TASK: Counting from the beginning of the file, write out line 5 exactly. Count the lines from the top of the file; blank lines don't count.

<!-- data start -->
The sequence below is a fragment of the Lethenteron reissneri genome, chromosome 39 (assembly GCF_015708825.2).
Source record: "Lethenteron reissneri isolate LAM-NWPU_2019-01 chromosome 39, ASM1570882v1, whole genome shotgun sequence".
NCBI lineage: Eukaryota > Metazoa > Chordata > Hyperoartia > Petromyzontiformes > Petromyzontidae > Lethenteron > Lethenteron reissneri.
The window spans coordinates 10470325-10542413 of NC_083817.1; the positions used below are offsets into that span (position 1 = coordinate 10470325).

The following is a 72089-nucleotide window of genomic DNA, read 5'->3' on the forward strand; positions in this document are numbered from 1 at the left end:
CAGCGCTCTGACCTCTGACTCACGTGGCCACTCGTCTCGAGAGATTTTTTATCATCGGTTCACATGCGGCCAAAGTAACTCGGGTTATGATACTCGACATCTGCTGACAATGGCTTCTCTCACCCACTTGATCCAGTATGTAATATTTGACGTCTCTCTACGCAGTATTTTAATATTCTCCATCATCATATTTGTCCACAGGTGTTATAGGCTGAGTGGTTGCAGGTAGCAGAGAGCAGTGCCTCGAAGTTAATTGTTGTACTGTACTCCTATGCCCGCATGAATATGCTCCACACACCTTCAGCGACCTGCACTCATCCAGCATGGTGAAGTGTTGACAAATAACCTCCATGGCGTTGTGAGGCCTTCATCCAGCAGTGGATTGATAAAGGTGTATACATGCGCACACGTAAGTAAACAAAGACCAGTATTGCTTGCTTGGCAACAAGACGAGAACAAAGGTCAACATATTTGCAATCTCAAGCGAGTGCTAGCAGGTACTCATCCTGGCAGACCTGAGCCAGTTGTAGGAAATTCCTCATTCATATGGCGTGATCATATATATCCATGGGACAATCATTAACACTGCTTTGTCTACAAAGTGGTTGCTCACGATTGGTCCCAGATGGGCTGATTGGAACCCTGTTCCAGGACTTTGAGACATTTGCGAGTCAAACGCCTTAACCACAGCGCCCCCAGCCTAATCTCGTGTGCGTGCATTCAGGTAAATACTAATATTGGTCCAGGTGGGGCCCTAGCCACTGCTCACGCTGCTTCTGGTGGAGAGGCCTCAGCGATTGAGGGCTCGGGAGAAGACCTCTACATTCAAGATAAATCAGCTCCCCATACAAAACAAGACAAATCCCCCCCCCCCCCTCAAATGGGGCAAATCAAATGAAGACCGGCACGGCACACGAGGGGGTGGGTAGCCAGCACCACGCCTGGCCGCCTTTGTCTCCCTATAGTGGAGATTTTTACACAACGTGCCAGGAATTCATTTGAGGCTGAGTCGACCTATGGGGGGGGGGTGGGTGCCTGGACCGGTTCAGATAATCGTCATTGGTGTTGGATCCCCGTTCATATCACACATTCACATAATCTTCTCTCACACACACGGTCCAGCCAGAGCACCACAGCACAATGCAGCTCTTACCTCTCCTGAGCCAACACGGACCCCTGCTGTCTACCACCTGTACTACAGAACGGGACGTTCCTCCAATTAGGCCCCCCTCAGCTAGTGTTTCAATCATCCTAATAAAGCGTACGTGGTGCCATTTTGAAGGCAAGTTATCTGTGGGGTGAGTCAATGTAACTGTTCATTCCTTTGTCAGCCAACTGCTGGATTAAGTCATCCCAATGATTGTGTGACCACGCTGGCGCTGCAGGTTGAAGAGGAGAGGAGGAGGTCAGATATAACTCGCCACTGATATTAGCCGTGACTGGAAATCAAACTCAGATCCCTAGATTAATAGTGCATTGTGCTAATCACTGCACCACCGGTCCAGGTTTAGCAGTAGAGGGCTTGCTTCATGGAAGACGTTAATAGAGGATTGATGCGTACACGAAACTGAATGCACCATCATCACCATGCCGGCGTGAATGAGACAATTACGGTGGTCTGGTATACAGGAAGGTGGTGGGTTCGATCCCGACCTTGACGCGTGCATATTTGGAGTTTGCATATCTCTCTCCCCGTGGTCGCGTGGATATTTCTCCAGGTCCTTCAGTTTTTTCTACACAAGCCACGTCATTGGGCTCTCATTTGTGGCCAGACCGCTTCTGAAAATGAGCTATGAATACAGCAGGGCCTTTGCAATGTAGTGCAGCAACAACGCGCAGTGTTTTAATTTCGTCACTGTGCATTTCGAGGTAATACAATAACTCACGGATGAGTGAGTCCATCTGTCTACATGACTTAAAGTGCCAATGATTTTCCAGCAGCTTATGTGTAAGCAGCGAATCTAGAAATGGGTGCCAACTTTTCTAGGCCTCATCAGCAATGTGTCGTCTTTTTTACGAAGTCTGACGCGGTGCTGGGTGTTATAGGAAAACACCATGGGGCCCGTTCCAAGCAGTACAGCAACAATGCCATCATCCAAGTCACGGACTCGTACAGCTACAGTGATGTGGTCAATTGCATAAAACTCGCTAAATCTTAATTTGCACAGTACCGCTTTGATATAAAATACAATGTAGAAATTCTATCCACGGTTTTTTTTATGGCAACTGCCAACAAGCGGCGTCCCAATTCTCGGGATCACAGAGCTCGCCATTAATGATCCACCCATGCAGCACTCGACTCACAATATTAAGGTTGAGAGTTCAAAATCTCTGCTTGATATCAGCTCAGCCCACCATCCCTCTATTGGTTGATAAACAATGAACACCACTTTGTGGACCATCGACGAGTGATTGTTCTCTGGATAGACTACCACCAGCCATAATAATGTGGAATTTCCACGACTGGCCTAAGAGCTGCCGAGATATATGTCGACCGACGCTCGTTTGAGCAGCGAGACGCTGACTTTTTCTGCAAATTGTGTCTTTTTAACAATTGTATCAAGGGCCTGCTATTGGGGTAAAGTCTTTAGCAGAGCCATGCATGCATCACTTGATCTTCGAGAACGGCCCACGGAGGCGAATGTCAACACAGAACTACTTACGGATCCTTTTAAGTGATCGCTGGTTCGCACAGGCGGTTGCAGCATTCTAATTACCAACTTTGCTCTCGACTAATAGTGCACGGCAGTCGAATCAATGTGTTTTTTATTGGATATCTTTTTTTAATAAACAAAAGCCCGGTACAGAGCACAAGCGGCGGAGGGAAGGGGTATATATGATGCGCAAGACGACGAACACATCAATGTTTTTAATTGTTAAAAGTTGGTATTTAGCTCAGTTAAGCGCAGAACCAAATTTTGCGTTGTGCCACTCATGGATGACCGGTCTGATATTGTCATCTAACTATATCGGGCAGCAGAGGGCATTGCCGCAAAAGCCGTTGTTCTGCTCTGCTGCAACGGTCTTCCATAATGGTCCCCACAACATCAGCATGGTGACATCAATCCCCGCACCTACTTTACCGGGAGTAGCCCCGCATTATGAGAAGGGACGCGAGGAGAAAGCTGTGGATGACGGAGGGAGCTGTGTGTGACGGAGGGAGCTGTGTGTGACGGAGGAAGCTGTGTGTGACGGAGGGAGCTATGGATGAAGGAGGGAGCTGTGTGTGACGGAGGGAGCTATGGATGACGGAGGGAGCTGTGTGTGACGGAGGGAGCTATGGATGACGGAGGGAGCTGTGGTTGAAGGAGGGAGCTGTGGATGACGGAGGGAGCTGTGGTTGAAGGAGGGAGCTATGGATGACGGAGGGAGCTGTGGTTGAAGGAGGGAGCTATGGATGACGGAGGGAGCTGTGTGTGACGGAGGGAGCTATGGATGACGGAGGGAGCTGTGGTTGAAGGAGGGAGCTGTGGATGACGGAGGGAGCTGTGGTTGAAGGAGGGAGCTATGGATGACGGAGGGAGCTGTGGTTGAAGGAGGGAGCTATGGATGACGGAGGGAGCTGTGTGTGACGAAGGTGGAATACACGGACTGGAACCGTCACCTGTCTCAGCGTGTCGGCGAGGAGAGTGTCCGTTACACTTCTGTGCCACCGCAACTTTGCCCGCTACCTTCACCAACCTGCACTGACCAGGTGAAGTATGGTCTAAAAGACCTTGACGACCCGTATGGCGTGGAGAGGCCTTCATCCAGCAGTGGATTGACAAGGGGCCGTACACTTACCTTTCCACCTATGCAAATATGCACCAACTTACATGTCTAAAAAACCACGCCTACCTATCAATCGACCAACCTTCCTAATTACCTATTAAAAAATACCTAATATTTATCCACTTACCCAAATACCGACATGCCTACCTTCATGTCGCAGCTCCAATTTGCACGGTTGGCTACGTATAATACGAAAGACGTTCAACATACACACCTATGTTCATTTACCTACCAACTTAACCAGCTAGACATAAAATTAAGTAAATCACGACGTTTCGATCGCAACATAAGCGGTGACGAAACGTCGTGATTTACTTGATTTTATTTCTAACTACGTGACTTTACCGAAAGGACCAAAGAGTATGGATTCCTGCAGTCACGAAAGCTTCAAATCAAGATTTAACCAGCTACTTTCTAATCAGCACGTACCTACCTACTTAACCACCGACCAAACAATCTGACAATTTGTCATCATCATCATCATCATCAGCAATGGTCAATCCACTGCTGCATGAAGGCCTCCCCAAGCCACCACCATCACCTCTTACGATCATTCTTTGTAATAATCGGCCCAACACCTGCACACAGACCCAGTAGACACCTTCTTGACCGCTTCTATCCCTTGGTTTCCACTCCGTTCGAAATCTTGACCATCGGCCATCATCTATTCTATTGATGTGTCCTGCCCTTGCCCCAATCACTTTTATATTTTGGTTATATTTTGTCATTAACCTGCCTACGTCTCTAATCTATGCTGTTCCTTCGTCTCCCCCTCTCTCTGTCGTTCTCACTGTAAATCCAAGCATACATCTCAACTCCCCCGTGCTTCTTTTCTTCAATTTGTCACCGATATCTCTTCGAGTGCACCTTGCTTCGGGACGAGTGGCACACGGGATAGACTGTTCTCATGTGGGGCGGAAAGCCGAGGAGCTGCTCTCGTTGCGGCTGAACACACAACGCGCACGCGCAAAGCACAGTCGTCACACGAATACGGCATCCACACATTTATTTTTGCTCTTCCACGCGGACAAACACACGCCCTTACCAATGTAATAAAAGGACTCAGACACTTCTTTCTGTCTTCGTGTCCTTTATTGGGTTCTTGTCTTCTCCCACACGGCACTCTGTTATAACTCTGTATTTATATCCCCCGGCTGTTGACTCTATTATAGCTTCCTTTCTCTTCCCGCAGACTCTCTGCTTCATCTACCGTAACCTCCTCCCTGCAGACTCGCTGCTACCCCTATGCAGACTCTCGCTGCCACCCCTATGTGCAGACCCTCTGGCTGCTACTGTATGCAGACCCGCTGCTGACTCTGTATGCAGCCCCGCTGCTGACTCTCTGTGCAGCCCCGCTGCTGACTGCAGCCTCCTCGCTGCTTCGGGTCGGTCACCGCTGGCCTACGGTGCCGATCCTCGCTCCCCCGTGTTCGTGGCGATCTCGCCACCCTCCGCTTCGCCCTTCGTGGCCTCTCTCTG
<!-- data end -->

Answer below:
The following is a 72089-nucleotide window of genomic DNA, read 5'->3' on the forward strand; positions in this document are numbered from 1 at the left end: